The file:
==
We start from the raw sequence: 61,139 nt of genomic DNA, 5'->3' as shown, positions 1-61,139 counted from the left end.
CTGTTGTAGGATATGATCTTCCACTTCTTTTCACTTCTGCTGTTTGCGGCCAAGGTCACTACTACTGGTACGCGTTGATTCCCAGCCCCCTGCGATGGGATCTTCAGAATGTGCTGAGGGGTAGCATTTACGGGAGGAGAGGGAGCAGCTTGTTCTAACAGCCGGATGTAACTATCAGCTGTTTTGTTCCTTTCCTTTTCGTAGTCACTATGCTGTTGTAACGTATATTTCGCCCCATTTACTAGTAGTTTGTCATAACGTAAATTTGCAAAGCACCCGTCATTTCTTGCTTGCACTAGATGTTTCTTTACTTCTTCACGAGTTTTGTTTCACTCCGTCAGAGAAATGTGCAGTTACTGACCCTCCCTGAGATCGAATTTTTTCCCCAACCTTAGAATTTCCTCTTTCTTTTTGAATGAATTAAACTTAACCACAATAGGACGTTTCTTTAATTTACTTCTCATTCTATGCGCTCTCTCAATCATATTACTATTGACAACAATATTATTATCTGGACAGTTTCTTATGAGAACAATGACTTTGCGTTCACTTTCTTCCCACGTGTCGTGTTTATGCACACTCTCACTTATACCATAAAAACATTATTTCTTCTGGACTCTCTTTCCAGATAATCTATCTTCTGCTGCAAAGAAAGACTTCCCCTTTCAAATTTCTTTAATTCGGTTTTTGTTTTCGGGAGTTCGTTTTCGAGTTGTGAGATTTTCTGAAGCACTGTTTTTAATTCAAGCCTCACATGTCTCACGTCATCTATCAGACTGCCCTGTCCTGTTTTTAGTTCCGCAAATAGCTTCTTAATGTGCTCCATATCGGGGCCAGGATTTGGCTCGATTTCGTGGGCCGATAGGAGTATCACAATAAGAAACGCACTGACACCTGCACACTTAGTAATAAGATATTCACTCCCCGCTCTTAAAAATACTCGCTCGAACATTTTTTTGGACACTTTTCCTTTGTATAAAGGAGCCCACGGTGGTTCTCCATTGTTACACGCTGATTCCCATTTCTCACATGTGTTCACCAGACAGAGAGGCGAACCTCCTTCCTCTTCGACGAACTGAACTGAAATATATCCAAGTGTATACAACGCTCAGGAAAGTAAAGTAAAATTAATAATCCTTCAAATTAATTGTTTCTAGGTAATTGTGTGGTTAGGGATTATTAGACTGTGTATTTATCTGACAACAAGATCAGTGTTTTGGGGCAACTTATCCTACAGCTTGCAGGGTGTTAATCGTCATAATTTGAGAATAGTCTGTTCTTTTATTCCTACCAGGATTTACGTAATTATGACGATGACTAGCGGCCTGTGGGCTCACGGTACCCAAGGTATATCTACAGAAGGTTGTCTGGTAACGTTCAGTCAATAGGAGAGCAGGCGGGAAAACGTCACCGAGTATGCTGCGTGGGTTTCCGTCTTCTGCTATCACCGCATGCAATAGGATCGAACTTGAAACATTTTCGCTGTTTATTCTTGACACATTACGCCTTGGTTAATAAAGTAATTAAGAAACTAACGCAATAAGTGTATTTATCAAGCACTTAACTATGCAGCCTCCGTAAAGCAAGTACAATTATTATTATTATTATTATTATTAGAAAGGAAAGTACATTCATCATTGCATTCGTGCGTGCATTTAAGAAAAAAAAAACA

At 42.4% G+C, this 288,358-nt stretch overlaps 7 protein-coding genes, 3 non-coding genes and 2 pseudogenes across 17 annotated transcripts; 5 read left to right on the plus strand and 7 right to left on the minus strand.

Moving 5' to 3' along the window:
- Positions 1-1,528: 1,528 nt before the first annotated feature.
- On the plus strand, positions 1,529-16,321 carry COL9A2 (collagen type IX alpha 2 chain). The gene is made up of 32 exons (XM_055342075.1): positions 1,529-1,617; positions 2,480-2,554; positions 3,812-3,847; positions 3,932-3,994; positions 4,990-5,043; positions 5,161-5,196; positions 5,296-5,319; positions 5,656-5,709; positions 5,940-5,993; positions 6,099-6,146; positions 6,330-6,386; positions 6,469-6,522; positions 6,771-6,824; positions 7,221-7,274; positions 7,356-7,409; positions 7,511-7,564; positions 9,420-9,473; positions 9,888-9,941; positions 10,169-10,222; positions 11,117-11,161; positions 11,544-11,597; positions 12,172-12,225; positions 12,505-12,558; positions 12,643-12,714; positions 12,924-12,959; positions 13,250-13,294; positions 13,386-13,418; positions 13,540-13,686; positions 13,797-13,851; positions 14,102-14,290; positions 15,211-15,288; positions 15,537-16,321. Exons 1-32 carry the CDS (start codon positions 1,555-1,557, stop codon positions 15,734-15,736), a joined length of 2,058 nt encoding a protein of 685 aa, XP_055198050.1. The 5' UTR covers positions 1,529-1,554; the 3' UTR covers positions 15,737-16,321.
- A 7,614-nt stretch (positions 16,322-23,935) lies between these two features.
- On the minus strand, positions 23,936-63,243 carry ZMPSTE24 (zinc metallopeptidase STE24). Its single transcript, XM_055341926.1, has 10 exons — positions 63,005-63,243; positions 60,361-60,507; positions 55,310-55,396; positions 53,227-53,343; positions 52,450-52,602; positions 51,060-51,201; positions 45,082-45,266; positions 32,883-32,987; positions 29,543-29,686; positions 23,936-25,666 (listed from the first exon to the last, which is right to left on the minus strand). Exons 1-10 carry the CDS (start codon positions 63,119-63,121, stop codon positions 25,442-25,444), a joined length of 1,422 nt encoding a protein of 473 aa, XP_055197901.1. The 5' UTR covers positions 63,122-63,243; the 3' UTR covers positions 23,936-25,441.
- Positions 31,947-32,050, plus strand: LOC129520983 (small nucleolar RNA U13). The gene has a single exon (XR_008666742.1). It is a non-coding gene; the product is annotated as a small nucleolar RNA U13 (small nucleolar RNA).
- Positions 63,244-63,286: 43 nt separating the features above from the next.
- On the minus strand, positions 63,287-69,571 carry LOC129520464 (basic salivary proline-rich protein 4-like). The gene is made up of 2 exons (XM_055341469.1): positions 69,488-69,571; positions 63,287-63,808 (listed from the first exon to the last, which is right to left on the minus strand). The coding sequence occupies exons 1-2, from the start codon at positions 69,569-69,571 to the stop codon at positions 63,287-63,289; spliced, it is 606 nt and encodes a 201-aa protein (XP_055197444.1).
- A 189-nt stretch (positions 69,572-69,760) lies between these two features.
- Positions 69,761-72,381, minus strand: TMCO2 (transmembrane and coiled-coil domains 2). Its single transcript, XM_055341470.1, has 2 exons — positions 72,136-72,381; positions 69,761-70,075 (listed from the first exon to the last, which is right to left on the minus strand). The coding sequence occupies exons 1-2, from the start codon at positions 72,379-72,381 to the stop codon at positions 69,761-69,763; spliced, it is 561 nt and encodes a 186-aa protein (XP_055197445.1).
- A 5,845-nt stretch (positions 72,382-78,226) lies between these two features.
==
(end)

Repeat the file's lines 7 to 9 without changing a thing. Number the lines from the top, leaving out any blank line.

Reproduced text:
- A 7,614-nt stretch (positions 16,322-23,935) lies between these two features.
- On the minus strand, positions 23,936-63,243 carry ZMPSTE24 (zinc metallopeptidase STE24). Its single transcript, XM_055341926.1, has 10 exons — positions 63,005-63,243; positions 60,361-60,507; positions 55,310-55,396; positions 53,227-53,343; positions 52,450-52,602; positions 51,060-51,201; positions 45,082-45,266; positions 32,883-32,987; positions 29,543-29,686; positions 23,936-25,666 (listed from the first exon to the last, which is right to left on the minus strand). Exons 1-10 carry the CDS (start codon positions 63,119-63,121, stop codon positions 25,442-25,444), a joined length of 1,422 nt encoding a protein of 473 aa, XP_055197901.1. The 5' UTR covers positions 63,122-63,243; the 3' UTR covers positions 23,936-25,441.
- Positions 31,947-32,050, plus strand: LOC129520983 (small nucleolar RNA U13). The gene has a single exon (XR_008666742.1). It is a non-coding gene; the product is annotated as a small nucleolar RNA U13 (small nucleolar RNA).